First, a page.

Three decades of paleoneurology

Homo habilis - Bruner and Beaudet 2022

We have just published a review on major changes in the field of paleoneurology during the last decades, taking as starting point a milestone paper by P.V. Tobias on the brain of Homo habilis, published back in 1987. This taxon, much debated in the last 20 years, has not found a proper taxonomic validation yet, which suggests at least a lack of robust evidence, in this sense. Nonetheless, the paper by Tobias is a good article to discuss recent advances in this discipline, according to current knowledge in brain evolutionary neuroanatomy. Many features that have been central in paleoneurology like brain size, frontal lobe morphology or brain asymmetries, although still relevant in neurobiology, have not provided influential information on the evolution of the human genus. At the same time, many endocranial traits are still poorly known for our own species, and can only allow general speculations, mostly when considering the scarce and fragmented fossil record. Importantly, the exponential social transformation of science in the last years requires important epistemological considerations. The attention of the mass media for science and research is prompting a compulsive marketing based on appearance and fast vending news, at the expense of content and quality. Paleontological fields are characterized by issues that can be hardly proven, charming topics, and harmless conclusions (in the sense that they have no direct consequences on people’s welfare). These three features make these fields more sensitive to contamination associated with personal, institutional, and economic interests, generating a conflict between scientific proficiency and public visibility. Excessive speculations, in this sense, can seriously harm the reputation of the discipline.

The social implications, however, do not only deal with marketing issues but also with moral constraints associated with the excesses and fears of any historical time. Science is supposed to be free from censorship and social pressure, but it has never been so, and neither is now. Our perspective article was, paradoxically, a good example of some of these constraints criticized in the paper itself. As a sort of review of the field, since its earliest version, the manuscript did include the photographs of two of the founders of the discipline, namely Phillip Tobias (as mentioned, the review is based on one of his papers) and Ralph Holloway (as the main promoter of the “science of endocasting”). After one year of preparation, three resubmissions, and the revision performed by four referees, the publication was suddenly suspended during the proofs’ correction stage, because it included these two images of “white senior males”, which apparently goes against the defense of human diversity (race, age, and sex). When the Editors were informed of this situation, they circumvented the problem, saying that an informal and unwritten norm of the journal prevents the possibility of publishing photographs of persons, except for obituaries. A strange norm, which apparently undervalues the fact that science is done, inevitably, by persons. Anyway, because of their own implications in the previous review process, they accepted to publish one of the two figures, namely the one of Ralph, because it shows his amazing cast collections. The image of Tobias, kindly provided by Bernard Wood precisely for the preparation of this article, was dropped. To make a proper acknowledgment to both scholars, I publish this image here in this post (below – click to enlarge).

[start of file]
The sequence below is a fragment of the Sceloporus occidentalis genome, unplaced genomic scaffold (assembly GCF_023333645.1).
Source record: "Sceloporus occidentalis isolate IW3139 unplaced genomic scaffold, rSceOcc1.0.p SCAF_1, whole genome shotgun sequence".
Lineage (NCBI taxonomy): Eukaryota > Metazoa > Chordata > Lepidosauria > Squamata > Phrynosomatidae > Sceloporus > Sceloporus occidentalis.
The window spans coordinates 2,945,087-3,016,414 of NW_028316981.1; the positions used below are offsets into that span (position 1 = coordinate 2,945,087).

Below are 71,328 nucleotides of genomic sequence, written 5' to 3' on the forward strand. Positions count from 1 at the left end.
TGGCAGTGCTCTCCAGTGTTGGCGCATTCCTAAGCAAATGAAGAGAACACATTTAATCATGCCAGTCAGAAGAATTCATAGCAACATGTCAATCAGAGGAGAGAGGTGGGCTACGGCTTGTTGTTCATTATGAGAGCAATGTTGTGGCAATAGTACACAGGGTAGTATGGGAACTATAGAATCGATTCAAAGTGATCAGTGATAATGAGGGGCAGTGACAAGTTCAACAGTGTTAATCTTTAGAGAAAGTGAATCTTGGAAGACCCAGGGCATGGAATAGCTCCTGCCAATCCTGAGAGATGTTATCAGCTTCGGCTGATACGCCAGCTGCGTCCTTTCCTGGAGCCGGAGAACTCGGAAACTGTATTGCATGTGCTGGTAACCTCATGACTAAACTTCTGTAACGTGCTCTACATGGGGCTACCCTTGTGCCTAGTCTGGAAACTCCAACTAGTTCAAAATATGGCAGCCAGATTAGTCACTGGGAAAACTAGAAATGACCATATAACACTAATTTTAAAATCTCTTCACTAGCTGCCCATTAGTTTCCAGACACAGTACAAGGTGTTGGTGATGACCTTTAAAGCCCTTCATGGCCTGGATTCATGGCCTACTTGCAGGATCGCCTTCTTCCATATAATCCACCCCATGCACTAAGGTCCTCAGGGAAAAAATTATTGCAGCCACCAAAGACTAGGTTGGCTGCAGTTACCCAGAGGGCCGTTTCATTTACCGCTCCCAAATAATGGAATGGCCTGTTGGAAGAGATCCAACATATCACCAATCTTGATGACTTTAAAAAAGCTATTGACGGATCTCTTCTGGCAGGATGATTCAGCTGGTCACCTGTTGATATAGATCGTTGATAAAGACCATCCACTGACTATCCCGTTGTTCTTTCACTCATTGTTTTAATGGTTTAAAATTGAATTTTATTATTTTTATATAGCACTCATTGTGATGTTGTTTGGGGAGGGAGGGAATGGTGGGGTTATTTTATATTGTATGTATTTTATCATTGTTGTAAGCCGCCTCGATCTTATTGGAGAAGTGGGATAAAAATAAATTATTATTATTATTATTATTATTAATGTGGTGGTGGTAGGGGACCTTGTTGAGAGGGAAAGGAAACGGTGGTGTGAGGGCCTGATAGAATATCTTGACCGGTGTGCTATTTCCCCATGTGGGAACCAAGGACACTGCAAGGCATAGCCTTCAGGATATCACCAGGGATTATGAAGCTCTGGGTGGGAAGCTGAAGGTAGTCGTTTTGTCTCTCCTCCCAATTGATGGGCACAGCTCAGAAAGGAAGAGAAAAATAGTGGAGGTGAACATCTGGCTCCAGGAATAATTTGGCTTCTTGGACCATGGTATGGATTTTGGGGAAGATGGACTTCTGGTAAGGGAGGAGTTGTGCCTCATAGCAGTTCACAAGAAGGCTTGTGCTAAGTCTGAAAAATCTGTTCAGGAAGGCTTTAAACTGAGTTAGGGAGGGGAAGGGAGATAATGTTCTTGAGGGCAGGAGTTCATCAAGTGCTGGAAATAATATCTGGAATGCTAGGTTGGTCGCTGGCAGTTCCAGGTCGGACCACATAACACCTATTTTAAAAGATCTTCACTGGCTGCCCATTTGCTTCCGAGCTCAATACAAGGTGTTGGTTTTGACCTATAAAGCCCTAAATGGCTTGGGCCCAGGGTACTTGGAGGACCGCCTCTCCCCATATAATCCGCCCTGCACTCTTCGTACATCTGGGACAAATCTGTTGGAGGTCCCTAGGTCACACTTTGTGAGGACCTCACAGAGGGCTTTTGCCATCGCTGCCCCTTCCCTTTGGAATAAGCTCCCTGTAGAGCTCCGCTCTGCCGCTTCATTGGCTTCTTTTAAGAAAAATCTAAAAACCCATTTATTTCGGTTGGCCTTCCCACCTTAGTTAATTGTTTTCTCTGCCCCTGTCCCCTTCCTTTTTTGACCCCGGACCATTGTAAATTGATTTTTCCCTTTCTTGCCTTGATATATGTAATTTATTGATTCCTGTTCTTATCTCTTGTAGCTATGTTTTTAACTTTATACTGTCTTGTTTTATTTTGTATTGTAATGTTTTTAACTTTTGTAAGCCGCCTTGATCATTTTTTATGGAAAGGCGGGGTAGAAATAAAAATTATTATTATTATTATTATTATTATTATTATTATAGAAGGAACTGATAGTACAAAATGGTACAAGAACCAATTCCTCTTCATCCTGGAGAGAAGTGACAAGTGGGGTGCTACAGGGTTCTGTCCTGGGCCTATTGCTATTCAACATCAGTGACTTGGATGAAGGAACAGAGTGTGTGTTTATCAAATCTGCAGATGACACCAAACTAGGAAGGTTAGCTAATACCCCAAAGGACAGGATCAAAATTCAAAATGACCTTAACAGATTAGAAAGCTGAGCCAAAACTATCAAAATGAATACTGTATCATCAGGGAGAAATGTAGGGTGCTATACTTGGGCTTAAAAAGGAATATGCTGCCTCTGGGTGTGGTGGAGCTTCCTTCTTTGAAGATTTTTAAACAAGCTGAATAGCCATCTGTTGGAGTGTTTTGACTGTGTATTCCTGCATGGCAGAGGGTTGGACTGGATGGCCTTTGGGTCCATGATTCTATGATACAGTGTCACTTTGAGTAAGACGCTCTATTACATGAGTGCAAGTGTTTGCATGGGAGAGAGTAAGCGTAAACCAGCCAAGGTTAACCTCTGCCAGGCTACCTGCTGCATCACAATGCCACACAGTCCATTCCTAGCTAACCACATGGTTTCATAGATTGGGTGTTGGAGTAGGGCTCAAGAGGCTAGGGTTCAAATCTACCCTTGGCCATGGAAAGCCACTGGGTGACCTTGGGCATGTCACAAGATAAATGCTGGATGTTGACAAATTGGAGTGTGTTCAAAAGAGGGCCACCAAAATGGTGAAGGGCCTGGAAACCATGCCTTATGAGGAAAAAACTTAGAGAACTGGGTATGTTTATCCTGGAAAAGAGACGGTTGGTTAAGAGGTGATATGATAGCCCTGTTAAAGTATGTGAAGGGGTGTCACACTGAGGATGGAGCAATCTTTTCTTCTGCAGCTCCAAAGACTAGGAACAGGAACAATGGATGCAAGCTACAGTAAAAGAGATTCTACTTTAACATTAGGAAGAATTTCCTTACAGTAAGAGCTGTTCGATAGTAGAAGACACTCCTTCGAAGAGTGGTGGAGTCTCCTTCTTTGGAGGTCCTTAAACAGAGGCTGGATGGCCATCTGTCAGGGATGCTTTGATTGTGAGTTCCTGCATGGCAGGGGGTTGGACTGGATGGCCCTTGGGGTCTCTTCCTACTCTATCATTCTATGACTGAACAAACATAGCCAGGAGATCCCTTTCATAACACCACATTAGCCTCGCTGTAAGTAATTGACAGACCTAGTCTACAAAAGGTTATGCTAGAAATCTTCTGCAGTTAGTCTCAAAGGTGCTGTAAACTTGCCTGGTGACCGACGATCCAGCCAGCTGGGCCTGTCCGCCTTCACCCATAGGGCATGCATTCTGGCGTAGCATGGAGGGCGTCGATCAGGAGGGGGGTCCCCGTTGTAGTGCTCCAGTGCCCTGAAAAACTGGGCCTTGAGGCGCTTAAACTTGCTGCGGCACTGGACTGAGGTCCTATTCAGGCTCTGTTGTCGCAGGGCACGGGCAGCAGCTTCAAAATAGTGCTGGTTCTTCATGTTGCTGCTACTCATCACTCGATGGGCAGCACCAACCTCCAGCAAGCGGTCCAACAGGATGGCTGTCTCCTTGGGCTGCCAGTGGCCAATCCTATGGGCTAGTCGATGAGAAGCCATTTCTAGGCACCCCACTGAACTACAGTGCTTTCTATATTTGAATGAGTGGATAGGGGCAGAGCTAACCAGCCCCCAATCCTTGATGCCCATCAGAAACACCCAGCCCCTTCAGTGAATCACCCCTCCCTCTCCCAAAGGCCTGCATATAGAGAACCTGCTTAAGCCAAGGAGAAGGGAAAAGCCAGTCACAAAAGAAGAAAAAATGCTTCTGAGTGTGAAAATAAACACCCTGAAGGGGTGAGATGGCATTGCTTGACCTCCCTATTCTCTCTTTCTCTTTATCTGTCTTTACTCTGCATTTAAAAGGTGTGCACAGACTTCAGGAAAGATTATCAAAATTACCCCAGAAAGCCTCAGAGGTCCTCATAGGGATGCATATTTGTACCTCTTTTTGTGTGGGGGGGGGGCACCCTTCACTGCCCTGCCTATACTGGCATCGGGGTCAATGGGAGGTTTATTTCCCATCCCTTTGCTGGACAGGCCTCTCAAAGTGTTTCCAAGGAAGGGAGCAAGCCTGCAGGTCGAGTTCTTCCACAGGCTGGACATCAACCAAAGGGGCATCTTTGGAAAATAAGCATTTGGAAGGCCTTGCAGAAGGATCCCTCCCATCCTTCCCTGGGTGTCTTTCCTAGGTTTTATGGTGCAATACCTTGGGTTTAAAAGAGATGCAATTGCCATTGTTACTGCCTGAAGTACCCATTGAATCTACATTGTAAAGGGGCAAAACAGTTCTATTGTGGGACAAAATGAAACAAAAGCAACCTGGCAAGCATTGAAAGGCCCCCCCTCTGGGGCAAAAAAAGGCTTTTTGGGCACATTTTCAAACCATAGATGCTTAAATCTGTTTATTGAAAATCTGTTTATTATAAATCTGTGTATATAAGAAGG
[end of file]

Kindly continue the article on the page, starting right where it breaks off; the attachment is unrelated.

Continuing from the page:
Science has always been influenced by social factors and, when science becomes more social, social factors become more pressing. Humans are not so good to deal with grayscales, and they usually shift from one excess to its opposite, from one abuse to another, from one emotional reaction to its other extreme. Racial and gender issues are a clear example: in a healthy society, these factors should have no importance at all in the management of human relationships, but they keep on representing a major filter and bias in our culture, even in science. Censorship is, at any time, subtly embedded in the behavior of a society. I really invite you to read this article: An Existential Threat to Doing Good Science.

Our review ends by asking what we should keep from 30 years of paleoneurology. More than fossils and techniques, what really matters is, after all, competence, expertise, experience, and commitment. These four values, apparently positive for the sake of a healthy science, were also criticized during the proofs’ correction (most of all the term “commitment”, which had to be substituted in the final version of the manuscript), because they were claimed of having a negative connotation, supporting “meritocracy”.

This paper has been published in an issue dedicated to the 50th anniversary of the Journal of Human Evolution.

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